More and more I have been contemplating, and even occasionally sensing, non-linear time, the oneness of everything physical. There are moments when I am working out in my concrete house in Thailand and I am simultaneously in my attic in Maine. I can't tell whether it is me in Maine in the past and a memory or me in the future after I write this and I am back home. In fact if I just let the right presence work (flow?), past. present, future commingle. For a flash I am me walking on a red dirt Lao road and I am also Jacques working in a hot, sepia toned Lao classroom. Not an imagined projection but a compression and dissolving. A blur and a clarity.
I didn't know that I could have, for the past two months, gone directly across the river in NKP and gotten a Lao visa on arrival, but going two hours south was part of my plan since it involved a visit to Rambo.
Rambo took me to a lovely restaurant at the base of the bridge to Lao, and we drank a bottle of Lao whiskey as a proper send off. He regaled me WIth stories of his latest big bust, a gang of Moped thieves who were stealing huge numbers and shipping them to Lao. Of course, Rambo would not let me pay for anything, and we also ended up visiting a very odd new cowboy bar (which could have been transplanted directly from Wyoming), an indie music bar, and a bumping night club. This time I was described as an FBI agent doing some work. Last time I was a very rich computer engineer. In that Rambo reminds me of my deceased friend Drew Griffith, who once took me on patrol and told the local sheriffs deputies (as we, well he, was making an arrest) that I was undercover DEA. In Thailand, when you become close to someone, they will often 'adopt' you into their family, and Rambo and I have been brothers since we sang Unchained Melody to each other back in October.
The next morning I was on a bus, finally crossing the Mekong after 10 months of looking at it.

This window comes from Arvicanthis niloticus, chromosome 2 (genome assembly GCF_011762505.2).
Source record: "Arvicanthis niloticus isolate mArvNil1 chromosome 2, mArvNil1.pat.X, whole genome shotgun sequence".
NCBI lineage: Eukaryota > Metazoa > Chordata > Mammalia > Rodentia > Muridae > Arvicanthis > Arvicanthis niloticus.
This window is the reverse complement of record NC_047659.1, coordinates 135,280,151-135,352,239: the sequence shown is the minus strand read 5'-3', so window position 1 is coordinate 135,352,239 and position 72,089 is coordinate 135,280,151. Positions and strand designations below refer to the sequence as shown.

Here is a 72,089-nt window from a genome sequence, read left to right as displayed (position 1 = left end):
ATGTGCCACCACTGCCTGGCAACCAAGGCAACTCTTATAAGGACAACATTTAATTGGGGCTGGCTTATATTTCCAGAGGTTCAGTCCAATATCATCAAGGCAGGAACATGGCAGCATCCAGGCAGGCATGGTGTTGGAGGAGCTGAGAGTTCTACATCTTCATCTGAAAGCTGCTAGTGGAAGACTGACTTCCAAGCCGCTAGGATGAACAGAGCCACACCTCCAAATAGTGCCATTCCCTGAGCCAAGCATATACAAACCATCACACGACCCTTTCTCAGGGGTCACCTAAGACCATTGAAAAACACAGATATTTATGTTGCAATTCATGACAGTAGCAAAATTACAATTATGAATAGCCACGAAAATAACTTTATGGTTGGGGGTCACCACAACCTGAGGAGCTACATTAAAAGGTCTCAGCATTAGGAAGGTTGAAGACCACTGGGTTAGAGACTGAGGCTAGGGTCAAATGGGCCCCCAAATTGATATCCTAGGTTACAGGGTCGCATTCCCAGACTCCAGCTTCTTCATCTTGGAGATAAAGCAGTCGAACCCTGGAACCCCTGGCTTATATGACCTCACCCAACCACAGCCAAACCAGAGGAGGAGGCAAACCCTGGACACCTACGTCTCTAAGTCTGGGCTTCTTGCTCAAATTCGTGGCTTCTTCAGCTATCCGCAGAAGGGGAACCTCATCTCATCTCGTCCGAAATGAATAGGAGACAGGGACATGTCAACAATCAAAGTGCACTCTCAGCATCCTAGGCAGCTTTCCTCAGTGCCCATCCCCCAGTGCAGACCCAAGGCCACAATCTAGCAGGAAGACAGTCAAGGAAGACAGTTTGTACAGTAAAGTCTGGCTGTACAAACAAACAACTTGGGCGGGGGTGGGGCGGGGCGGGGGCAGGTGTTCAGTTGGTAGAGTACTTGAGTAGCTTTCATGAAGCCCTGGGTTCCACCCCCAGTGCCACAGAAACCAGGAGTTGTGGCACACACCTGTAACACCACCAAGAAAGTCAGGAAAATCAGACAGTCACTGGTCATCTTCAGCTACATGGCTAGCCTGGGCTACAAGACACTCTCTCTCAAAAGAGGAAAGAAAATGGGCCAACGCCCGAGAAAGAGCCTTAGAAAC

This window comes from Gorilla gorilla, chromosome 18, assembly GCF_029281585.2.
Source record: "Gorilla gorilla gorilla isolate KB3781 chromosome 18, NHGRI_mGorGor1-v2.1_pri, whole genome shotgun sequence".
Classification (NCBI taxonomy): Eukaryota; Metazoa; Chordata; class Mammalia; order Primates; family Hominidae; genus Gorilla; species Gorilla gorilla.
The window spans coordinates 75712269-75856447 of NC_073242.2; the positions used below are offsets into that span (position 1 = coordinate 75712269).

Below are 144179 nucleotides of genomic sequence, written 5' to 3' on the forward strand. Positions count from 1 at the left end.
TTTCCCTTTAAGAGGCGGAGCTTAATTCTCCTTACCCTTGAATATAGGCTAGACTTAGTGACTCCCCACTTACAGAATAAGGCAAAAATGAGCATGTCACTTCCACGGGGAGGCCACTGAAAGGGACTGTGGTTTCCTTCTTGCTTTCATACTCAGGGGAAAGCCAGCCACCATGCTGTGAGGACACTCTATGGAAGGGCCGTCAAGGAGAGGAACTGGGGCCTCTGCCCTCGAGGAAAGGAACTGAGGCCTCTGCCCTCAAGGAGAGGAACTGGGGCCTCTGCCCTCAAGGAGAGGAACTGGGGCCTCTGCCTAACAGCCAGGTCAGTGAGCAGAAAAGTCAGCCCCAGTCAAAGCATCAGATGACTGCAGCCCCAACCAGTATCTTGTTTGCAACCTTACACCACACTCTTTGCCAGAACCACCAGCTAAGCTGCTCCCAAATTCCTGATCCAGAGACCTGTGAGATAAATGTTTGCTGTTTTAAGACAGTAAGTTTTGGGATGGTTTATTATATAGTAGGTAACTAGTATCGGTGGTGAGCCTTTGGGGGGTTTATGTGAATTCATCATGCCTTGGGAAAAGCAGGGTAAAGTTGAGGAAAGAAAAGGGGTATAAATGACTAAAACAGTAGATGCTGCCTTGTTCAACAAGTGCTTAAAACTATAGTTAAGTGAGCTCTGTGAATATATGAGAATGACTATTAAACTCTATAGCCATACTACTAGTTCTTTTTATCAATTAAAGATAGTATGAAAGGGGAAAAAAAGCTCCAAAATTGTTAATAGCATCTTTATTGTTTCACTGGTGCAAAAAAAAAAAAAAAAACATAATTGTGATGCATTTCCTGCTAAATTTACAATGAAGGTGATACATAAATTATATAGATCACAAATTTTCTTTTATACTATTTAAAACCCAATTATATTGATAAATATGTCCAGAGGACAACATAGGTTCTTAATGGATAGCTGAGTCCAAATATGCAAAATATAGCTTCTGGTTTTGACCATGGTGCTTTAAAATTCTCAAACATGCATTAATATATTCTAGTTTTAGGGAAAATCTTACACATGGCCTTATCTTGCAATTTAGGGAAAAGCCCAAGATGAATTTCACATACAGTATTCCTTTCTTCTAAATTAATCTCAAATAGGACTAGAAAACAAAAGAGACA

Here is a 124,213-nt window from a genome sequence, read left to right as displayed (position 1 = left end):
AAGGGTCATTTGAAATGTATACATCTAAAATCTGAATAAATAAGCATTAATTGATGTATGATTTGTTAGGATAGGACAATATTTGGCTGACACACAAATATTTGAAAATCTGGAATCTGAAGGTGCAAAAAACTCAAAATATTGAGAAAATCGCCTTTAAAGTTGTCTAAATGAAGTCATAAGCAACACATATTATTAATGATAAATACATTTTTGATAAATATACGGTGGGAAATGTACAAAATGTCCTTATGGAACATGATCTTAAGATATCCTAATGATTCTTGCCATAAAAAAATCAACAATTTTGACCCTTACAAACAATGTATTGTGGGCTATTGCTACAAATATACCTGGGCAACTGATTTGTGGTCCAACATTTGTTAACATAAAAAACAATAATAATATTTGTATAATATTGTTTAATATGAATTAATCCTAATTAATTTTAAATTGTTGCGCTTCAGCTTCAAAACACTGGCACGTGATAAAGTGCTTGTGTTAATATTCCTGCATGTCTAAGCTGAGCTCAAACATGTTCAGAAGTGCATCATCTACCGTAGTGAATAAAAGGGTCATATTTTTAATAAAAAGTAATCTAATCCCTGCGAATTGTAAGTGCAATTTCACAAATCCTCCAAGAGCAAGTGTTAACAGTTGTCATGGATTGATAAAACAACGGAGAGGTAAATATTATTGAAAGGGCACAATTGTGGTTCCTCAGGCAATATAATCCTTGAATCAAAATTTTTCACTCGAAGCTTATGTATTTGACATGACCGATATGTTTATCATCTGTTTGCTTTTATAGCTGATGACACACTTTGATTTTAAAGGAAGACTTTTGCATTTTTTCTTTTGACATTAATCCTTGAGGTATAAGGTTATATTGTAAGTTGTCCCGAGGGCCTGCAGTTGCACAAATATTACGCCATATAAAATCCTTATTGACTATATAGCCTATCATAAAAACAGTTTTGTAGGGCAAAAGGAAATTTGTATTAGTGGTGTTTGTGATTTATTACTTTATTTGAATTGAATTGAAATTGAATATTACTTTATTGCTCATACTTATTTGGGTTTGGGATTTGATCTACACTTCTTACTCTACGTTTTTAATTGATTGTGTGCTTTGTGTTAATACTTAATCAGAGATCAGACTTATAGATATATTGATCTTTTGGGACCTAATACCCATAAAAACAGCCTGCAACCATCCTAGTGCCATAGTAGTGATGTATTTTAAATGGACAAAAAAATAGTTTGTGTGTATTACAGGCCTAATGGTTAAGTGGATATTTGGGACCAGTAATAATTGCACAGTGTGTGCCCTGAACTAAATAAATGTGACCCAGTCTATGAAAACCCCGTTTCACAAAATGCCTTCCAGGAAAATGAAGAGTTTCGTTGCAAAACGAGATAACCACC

As I read up on Lao, two astonishing figures clubbed me over the head. One: Thailand has 66 million people. Vietnam as 90 million people. Lao has 6.6. Six point six million? That is roughly the same as Massachusetts, but Lao is 237,000 Square Kilometers and MA is a paltry 20,000! The other figure is unfortunately attached to my home country. Lao holds the horrible distinction of being the most bombed country in the world, ever. Bombed continuously by the USA, a great many sorties originating in NKP where I live. 580,000 missions carried out, which works out to one planeload of bombs every 8 minutes, 24 hours a day, for nine years. Over 2 million tons of bombs. More than all of WWII together. Of the 80 million cluster bomblets dropped in Lao, some 10 percent did not explode, and still cause deaths to this day. It was all part of the "Domino Theory". If Vietnam went, so would all of SE Asia. We befriended one side, the Vietnamese the other, and poor Lao did not stand a chance. It makes my guts ache to contemplate; when I put my passport on the immigration officer's desk I half expected him to begin screaming in my face. He didn't. The Lao people I met were poor, curious, gentle, and generous. They were not quite as quick to smile as the Thais in Isaan, but most all returned mine when flashed. Not poor on the level of the Cambodia I saw, but again the step down in economics from Thailand was evident- How could it not be after such a devastating recent history? Naturally once all the major player's ambitions were satisfied in the Capitalists versus Commies game, no one gave much of a shit about what happened to the people of Lao. I am sure I could ask every single student at my high school to point to Lao on a map and none would be able to, much less tell me about its importance in the preservation of democracy in the world today. Yet a goodly sum of their grandparents taxes and blood went into what politicians and generals propounded as essential and necessary. Now of course it is Afghanistan and terrorism. New places and catchphrases of fear. Same old bullshit. I saw a lot of charcoal being moved about- demonstrating a lack of electricity, no doubt.